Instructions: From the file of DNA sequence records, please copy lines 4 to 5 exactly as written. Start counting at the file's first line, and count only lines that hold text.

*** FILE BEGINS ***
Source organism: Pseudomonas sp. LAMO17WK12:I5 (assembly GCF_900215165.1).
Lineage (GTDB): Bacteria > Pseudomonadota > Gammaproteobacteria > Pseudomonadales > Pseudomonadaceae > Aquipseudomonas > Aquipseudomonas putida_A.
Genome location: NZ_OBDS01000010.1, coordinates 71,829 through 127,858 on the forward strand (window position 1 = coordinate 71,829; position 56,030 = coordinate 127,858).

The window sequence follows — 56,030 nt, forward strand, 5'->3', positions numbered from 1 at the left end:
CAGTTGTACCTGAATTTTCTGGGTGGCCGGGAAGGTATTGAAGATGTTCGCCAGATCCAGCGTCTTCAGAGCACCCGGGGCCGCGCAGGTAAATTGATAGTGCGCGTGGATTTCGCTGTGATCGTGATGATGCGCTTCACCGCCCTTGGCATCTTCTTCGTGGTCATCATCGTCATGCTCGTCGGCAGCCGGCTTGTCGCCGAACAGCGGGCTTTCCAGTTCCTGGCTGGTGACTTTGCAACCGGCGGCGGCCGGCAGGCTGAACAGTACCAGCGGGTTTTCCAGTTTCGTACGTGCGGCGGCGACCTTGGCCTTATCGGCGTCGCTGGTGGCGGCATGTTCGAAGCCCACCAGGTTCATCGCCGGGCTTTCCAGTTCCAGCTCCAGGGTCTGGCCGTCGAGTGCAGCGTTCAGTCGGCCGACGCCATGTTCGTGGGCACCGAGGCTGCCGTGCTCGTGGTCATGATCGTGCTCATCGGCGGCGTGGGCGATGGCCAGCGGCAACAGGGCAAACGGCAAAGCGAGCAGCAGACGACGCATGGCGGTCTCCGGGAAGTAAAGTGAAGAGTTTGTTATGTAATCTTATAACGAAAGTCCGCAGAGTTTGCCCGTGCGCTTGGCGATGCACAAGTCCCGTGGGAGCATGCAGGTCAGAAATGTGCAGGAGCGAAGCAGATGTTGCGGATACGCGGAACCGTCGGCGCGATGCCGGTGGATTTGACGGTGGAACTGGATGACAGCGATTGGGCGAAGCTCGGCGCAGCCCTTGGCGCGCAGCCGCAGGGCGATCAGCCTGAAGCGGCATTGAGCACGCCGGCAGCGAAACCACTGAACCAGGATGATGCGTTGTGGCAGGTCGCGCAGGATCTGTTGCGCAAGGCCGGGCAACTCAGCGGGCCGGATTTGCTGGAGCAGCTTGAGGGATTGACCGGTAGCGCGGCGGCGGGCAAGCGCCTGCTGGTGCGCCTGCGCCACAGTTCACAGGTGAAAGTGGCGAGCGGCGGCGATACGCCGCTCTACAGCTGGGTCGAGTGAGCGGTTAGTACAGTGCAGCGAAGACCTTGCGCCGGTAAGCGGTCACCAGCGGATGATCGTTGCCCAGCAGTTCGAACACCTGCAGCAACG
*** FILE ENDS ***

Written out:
The window sequence follows — 56,030 nt, forward strand, 5'->3', positions numbered from 1 at the left end:
CAGTTGTACCTGAATTTTCTGGGTGGCCGGGAAGGTATTGAAGATGTTCGCCAGATCCAGCGTCTTCAGAGCACCCGGGGCCGCGCAGGTAAATTGATAGTGCGCGTGGATTTCGCTGTGATCGTGATGATGCGCTTCACCGCCCTTGGCATCTTCTTCGTGGTCATCATCGTCATGCTCGTCGGCAGCCGGCTTGTCGCCGAACAGCGGGCTTTCCAGTTCCTGGCTGGTGACTTTGCAACCGGCGGCGGCCGGCAGGCTGAACAGTACCAGCGGGTTTTCCAGTTTCGTACGTGCGGCGGCGACCTTGGCCTTATCGGCGTCGCTGGTGGCGGCATGTTCGAAGCCCACCAGGTTCATCGCCGGGCTTTCCAGTTCCAGCTCCAGGGTCTGGCCGTCGAGTGCAGCGTTCAGTCGGCCGACGCCATGTTCGTGGGCACCGAGGCTGCCGTGCTCGTGGTCATGATCGTGCTCATCGGCGGCGTGGGCGATGGCCAGCGGCAACAGGGCAAACGGCAAAGCGAGCAGCAGACGACGCATGGCGGTCTCCGGGAAGTAAAGTGAAGAGTTTGTTATGTAATCTTATAACGAAAGTCCGCAGAGTTTGCCCGTGCGCTTGGCGATGCACAAGTCCCGTGGGAGCATGCAGGTCAGAAATGTGCAGGAGCGAAGCAGATGTTGCGGATACGCGGAACCGTCGGCGCGATGCCGGTGGATTTGACGGTGGAACTGGATGACAGCGATTGGGCGAAGCTCGGCGCAGCCCTTGGCGCGCAGCCGCAGGGCGATCAGCCTGAAGCGGCATTGAGCACGCCGGCAGCGAAACCACTGAACCAGGATGATGCGTTGTGGCAGGTCGCGCAGGATCTGTTGCGCAAGGCCGGGCAACTCAGCGGGCCGGATTTGCTGGAGCAGCTTGAGGGATTGACCGGTAGCGCGGCGGCGGGCAAGCGCCTGCTGGTGCGCCTGCGCCACAGTTCACAGGTGAAAGTGGCGAGCGGCGGCGATACGCCGCTCTACAGCTGGGTCGAGTGAGCGGTTAGTACAGTGCAGCGAAGACCTTGCGCCGGTAAGCGGTCACCAGCGGATGATCGTTGCCCAGCAGTTCGAACACCTGCAGCAACG